President-elect Joe Biden is expected to announce his plans Wednesday to nominate former U.N. Ambassador Samantha Power as head of the U.S. Agency for International Development and to elevate the position to membership on the National Security Council.
“As USAID Administrator she will work with our partners to confront the COVID-19 pandemic, lift up vulnerable communities, fight for the value of every human being, and advance American ideals and interests around the globe,” Biden said in a prepared statement obtained by NBC News.
He also called Power a “world-renowned voice of conscience and moral clarity.”
Power will face the task of restoring an office that has been targeted through budget and staff cuts.
Under President Donald Trump’s proposed budget last year, federal funds to USAID and foreign aid were cut by 22%. In addition, career development experts were replaced by political appointees.
Officials defended the cuts by saying the administration was looking to other countries to help with global needs. The proposal was rejected by Democrats and Republicans in Congress, but development experts said the move sent a signal to the world’s poorest countries.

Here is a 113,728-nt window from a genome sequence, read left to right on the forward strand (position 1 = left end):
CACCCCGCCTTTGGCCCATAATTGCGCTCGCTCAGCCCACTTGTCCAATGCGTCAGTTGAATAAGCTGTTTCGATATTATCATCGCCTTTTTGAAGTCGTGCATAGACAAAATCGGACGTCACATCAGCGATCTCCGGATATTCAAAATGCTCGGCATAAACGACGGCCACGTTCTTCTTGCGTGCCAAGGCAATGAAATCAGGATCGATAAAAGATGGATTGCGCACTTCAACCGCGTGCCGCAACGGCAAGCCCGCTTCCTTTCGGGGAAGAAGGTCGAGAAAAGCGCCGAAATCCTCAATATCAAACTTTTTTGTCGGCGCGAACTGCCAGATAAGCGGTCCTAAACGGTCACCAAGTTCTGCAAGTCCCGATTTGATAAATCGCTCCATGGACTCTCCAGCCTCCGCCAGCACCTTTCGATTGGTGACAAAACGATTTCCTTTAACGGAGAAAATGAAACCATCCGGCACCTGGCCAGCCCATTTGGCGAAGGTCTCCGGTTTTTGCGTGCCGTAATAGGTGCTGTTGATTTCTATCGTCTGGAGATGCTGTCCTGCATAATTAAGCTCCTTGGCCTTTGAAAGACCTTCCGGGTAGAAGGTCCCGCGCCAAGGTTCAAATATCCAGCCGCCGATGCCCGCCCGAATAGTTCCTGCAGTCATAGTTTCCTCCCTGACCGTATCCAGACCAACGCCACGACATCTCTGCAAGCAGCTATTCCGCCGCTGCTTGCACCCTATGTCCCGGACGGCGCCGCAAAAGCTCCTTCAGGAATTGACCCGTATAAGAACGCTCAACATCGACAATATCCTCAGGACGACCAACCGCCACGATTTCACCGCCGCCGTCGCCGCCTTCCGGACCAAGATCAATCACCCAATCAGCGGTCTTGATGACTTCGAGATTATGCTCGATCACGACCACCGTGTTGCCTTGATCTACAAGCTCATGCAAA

Meanwhile, on the Friday after this year’s election, the White House fired USAID Deputy Administrator Bonnie Glick, who the Senate had confirmed, giving her until the end of the day to clear out her office.
NBC reports that had she stayed, she would have automatically have taken over the slot held by political appointee John Barsa, whose post as acting administrator was to have ended at midnight on the same day through the Federal Vacancies Reform Act. The move was widely seen as a play to keep Barsa in the slot.
USAID employees were also left out of the initial round of coronavirus vaccinations to the State Department in December, reports The Washington Post. Vaccine doses had gone out to 1,100 State Department employees at that time, but USAID personnel did not get their shots until last week, despite the agency’s international role.
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